(fl c. 1475–1505). South Netherlandish painter and draughtsman. This name was coined by Friedländer to identify the artist responsible for a group of paintings linked stylistically to the panel of the Legend of St Lucy (1480; Bruges, St Jacob). Some 45 to 50 paintings are associated with this master, although variations among them suggest workshop participation in certain cases. Some silverpoint drawings have also been attributed to him (Roberts). Depictions of the city of Bruges in the background of some of his paintings record changes in the belfry, which was being remodelled from 1483 to c. 1502. Verhaegen noted four distinct forms of the belfry recorded in them, and on this and the stylistic evidence of the paintings themselves she proposed a chronology for the artist's works. The Virgin among Holy Women (Brussels, Mus. A. Anc.), dated to c. 1490, typifies his mature style: ponderous figures occupy a shallow space near the picture plane in a static, symmetrical composition with lush foliage and brocaded garments that display a detailed rendering of surface textures characteristic of 15th-century Netherlandish art. The Master's paintings are technically proficient reworkings of established themes. As a narrative, the Legend of St Lucy is unusual among the artist's surviving works, as most of them are devotional images, including, in particular, many images of the Virgin, such as the Brussels Virgin among Holy Women, a Virgin and Child Enthroned (Los Angeles, CA, Co. Mus. A.) and a half-length Virgin and Child (Williamstown, MA, Clark A. Inst.). The static compositions, cool colours and subdued emotion of his works (e.g. the triptych of the Lamentation; Minneapolis, MN, Inst. A.) give his paintings a solemn, rather than expressive, effect.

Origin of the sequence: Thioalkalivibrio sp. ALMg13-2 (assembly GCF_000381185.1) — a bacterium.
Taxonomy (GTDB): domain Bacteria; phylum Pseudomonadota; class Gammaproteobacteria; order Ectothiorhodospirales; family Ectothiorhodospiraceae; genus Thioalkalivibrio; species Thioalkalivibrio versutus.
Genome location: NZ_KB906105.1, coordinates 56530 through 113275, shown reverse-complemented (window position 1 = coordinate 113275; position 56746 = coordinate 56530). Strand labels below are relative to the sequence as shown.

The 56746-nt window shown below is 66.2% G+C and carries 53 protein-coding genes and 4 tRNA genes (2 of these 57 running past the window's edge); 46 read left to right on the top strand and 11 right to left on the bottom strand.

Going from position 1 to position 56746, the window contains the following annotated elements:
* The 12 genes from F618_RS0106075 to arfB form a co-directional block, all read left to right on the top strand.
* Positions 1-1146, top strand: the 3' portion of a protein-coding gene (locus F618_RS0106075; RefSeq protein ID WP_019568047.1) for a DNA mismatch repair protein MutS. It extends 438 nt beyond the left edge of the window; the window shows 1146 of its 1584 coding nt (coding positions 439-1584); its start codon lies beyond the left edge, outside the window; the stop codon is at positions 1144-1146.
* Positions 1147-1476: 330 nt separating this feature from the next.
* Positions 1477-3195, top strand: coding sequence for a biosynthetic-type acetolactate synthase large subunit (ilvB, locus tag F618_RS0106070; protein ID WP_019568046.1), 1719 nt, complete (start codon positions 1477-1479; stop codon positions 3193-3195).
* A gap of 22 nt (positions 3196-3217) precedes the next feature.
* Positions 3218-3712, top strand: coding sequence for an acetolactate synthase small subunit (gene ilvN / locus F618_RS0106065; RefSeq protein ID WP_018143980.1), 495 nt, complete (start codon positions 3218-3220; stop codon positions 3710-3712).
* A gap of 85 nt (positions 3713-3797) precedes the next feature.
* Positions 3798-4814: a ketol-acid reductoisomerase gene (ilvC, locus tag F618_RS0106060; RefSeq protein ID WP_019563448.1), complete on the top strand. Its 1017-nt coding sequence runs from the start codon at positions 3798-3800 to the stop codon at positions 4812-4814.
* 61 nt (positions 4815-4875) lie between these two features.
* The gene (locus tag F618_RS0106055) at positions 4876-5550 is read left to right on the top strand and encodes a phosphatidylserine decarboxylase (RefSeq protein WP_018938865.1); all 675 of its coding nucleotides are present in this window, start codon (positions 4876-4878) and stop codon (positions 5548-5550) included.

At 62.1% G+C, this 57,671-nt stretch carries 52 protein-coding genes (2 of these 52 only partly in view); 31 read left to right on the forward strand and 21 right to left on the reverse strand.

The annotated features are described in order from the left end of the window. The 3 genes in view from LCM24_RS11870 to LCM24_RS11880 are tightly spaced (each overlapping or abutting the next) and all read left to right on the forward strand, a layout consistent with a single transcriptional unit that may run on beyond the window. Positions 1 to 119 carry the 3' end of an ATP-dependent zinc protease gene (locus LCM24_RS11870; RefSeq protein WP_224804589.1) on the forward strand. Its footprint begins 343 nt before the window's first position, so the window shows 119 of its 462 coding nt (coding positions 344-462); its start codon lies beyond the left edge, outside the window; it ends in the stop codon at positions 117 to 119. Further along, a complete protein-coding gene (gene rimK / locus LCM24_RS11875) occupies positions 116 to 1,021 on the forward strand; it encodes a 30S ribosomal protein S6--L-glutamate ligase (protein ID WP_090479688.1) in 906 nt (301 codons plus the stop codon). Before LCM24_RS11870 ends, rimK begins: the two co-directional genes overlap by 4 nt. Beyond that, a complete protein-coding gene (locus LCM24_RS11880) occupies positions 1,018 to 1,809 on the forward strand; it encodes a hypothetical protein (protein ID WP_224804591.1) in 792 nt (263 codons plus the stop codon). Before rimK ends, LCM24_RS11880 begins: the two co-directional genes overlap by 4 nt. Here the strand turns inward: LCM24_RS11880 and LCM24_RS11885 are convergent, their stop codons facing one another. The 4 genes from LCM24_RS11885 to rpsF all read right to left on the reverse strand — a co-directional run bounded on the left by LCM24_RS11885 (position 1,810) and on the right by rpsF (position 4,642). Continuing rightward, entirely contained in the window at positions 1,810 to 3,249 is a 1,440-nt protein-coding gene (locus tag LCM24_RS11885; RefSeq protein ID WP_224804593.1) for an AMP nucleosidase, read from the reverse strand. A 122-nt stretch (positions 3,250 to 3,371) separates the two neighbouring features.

From The Grove Encyclopedia of Northern Renaissance Art in Oxford Reference.
Subjects: Renaissance Art.